12. The system of claim 8, wherein the intermediate device is further configured to: cause thumbnail representations of full size photographic images stored on a memory of the camera to be sent from the camera to the PDA via the intermediate device; and wherein the PDA includes a display and an interface; and wherein the PDA is configured to: display the thumbnail representations on the display; recognize, from a user using the interface, a selection of one of the thumbnail representations as a selected thumbnail image; cause the camera, through a selection made with the interface on the PDA, to send a full size photographic image corresponding to the selected thumbnail image to the intermediate device; receive an input to send the full size image to a wireless access point and to send the full size image to the wireless access point; cause the wireless access point to send the full size image to a computing device coupled with a computer network.

13. A method of using a Personal Digital Assistant (PDA) as a control, or information retrieval aid in a photographic setup, the method comprising: operatively coupling a first USB port of an intermediate device to a USB port of a camera, and operating the intermediate device in USB Host mode as the camera operates in USB Device mode; operatively coupling a second USB port of the intermediate device to a USB port of the PDA, and operating the intermediate device in USB Host mode as the PDA operates in USB Device mode; using the PDA to do one or more of: querying settings of the camera; and setting and/or changing the settings of the camera.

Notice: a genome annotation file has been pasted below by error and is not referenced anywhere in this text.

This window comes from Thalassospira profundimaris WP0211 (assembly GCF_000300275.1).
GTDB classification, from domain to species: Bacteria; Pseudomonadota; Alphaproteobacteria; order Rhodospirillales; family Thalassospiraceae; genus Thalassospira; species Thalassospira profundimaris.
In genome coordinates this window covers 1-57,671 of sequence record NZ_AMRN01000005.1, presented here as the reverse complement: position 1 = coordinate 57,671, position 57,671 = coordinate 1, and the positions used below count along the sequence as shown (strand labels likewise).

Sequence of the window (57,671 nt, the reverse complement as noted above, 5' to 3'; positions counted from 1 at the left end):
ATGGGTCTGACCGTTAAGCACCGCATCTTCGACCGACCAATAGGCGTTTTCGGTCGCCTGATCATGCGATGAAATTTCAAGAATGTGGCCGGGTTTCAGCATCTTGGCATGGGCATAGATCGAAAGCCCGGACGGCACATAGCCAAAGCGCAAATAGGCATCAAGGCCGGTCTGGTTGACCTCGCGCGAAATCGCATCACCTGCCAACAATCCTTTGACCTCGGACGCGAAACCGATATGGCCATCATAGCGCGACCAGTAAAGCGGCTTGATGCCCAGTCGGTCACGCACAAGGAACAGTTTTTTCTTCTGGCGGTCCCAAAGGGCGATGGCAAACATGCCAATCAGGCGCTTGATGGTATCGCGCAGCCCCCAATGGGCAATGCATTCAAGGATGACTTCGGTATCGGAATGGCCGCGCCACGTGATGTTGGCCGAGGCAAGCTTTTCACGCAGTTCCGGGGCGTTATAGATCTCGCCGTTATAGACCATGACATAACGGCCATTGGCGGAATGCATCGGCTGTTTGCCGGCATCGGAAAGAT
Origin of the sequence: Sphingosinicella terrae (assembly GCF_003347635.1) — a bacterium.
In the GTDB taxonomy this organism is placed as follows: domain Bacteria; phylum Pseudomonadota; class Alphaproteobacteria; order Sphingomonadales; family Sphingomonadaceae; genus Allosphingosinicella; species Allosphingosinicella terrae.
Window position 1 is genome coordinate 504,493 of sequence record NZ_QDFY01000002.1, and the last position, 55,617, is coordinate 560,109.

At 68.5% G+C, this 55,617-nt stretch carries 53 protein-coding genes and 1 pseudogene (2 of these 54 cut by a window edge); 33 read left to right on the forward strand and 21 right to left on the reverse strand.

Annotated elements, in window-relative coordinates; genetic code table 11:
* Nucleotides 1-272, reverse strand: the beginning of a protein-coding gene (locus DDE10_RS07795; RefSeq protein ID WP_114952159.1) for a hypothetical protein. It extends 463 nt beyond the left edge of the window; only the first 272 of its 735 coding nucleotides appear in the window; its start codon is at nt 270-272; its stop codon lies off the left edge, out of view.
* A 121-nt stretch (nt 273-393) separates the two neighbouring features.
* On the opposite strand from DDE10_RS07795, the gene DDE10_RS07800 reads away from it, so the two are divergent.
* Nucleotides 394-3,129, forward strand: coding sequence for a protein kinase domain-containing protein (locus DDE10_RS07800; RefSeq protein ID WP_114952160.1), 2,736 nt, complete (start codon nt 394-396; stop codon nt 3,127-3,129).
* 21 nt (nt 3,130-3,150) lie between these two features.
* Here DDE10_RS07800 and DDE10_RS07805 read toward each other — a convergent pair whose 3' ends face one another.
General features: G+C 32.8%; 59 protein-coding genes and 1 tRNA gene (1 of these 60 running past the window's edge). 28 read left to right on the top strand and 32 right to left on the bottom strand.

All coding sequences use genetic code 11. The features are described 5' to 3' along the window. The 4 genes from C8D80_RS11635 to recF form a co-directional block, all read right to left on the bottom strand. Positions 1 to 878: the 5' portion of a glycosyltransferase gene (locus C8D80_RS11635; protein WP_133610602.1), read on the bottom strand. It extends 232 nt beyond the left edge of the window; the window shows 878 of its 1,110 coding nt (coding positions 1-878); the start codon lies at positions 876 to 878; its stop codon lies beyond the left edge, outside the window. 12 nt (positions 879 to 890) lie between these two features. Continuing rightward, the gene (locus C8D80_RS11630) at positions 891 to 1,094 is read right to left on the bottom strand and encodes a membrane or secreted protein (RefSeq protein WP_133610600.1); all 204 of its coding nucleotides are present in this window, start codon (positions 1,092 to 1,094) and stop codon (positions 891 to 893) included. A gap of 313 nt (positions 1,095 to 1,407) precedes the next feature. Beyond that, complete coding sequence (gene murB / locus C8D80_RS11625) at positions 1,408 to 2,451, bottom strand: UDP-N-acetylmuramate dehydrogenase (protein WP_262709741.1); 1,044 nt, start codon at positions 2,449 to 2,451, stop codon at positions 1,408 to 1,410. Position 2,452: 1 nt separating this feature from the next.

14. The method of claim 13, further comprising: performing one or both of: accessing image data stored on a memory card of the camera and viewing one or more images captured by the camera on a display of the PDA; and copying image data stored on the memory card of the camera to a memory resident on the PDA.

15. The method of claim 13, further comprising: activating the camera to capture an image.

16. The method of claim 13, further comprising: controlling a remote piece of photographic equipment.

17. The method of claim 16, wherein controlling a remote piece of photographic equipment includes: identifying exposure information sent by the camera with the intermediate device; communicating the exposure information from the intermediate device to the PDA; relaying the exposure information to a remote radio receiving device; and communicating the exposure information via WiFi from the remote radio receiving device to the remote piece of photographic equipment wherein the remote piece of photographic equipment is a flash device responsive to the exposure information.